New Cybersecurity Mandates for Medical Devices: What You Need to Know

New Cybersecurity Mandates for Medical Devices: What You Need to Know
Photo by Piron Guillaume / Unsplash

Introduction

The U.S. Food and Drug Administration (FDA) is taking a significant step to enhance cybersecurity in healthcare. Starting October 1, 2023, new cybersecurity mandates for medical devices will come into effect. These mandates are part of the Refuse to Accept Policy for Cyber Devices and Related Systems, which aims to ensure that medical devices sold in the U.S. meet stringent cybersecurity standards. This article will delve into the details of these new requirements and their implications for healthcare manufacturers and Chief Information Security Officers (CISOs).

Key Requirements

Healthcare manufacturers seeking FDA approval for new medical devices must meet several criteria:

  1. Reasonable Assurance of Security: Manufacturers must provide "reasonable assurance" that the device is secure, including plans for regular updates and patches.
  2. Software Bill of Materials (SBOM): An SBOM listing all commercial, open-source, and off-the-shelf software components used in the device must be submitted.
  3. Ongoing Cybersecurity Monitoring: A comprehensive plan for monitoring, identifying, and addressing potential cybersecurity issues even after FDA approval is required.
Note: These rules apply only to devices that can connect to the internet, include software, and are vulnerable to cybersecurity threats.

Why Now?

The urgency for these mandates is clear. In 2022, over 50% of hospital internet-connected medical devices had cybersecurity vulnerabilities. Furthermore, nearly 89% of healthcare institutions experienced at least one cyber-attack between 2021 and 2022. The new mandates aim to reduce these alarming statistics and improve overall healthcare cybersecurity.

Implications for CISOs

For hospital CISOs, these new requirements are a game-changer. They will need to work closely with healthcare manufacturers to ensure that all medical devices comply with the new standards. This collaboration is crucial for improving device security and, by extension, patient safety.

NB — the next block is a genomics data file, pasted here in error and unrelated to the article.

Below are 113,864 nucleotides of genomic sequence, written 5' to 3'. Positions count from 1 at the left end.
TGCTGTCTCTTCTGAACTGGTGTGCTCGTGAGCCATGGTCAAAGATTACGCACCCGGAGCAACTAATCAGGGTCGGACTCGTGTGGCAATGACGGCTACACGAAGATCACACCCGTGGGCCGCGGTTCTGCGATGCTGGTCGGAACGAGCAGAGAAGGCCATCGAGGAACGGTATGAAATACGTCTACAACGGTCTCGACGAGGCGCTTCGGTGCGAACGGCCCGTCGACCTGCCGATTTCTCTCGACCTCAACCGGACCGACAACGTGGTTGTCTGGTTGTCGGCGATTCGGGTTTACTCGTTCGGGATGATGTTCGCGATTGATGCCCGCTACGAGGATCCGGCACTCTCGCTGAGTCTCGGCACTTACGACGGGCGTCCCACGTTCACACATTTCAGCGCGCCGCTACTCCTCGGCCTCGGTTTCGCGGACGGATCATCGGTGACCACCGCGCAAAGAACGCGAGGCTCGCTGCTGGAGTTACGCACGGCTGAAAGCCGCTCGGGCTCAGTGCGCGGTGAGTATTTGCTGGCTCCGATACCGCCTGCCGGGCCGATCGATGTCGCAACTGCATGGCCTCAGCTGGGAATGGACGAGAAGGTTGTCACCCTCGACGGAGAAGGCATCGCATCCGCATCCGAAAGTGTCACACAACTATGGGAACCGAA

Global Impact

While these mandates are U.S.-specific, they could set a precedent for other countries. The hope is that similar legal requirements will be adopted globally, enhancing cybersecurity measures in healthcare systems worldwide.

Conclusion

The new FDA mandates for medical devices mark a significant shift in healthcare cybersecurity. With the grace period ending on October 1, 2023, healthcare manufacturers and CISOs must act quickly to comply with these new standards. As cyber threats continue to evolve, these mandates serve as a proactive measure to safeguard both medical devices and patient data.

References

By implementing these mandates, the U.S. is taking a crucial step towards improving healthcare cybersecurity. It remains to be seen how these changes will influence global healthcare cybersecurity standards, but the hope is high for a more secure future.


This article aims to provide a comprehensive overview of the new cybersecurity mandates for medical devices in the U.S. For healthcare manufacturers and CISOs, understanding these new requirements is crucial for compliance and, ultimately, for ensuring patient safety.